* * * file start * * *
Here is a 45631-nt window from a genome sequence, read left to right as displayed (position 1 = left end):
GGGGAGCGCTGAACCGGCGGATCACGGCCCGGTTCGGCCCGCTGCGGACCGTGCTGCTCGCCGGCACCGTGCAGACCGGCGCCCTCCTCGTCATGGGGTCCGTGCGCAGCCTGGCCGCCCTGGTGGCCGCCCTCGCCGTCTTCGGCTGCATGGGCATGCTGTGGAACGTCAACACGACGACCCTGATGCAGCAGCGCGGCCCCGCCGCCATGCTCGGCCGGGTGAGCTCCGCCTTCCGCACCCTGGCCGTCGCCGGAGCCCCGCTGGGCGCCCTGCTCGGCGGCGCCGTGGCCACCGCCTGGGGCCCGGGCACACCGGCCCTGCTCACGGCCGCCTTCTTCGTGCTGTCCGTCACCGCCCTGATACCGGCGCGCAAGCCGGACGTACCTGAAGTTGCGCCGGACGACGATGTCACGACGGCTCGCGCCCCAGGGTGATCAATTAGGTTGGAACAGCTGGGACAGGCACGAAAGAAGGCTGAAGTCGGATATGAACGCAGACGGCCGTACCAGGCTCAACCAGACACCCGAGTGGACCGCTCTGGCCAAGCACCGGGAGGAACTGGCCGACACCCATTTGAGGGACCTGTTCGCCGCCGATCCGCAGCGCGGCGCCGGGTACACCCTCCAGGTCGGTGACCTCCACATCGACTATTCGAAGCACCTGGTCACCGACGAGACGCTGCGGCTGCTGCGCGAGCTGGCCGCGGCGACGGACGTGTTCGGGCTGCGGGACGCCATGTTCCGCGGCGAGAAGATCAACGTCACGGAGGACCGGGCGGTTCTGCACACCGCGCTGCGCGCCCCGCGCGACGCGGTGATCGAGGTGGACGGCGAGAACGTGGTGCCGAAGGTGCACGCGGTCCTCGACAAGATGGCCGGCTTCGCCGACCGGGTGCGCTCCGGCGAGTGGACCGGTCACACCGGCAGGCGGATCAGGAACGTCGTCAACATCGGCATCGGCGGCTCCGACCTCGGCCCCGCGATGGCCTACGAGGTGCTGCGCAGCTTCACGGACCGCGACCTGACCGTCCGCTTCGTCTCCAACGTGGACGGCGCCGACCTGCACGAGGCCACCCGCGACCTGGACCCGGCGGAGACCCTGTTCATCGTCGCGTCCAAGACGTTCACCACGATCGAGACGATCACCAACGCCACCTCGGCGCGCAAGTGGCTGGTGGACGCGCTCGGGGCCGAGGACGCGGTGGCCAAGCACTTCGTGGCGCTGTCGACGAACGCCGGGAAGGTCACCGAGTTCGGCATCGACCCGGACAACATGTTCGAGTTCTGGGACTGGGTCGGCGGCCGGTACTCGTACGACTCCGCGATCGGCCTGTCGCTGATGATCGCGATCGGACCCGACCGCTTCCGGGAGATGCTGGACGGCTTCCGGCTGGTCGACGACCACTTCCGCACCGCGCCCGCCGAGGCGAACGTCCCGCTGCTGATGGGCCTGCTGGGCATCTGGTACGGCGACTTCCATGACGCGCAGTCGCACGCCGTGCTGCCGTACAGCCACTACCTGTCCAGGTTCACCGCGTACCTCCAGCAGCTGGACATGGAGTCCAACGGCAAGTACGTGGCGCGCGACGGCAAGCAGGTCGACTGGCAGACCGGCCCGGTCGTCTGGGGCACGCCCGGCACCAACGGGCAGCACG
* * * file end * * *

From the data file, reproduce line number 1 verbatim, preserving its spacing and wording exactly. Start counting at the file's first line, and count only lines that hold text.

Here is a 45631-nt window from a genome sequence, read left to right as displayed (position 1 = left end):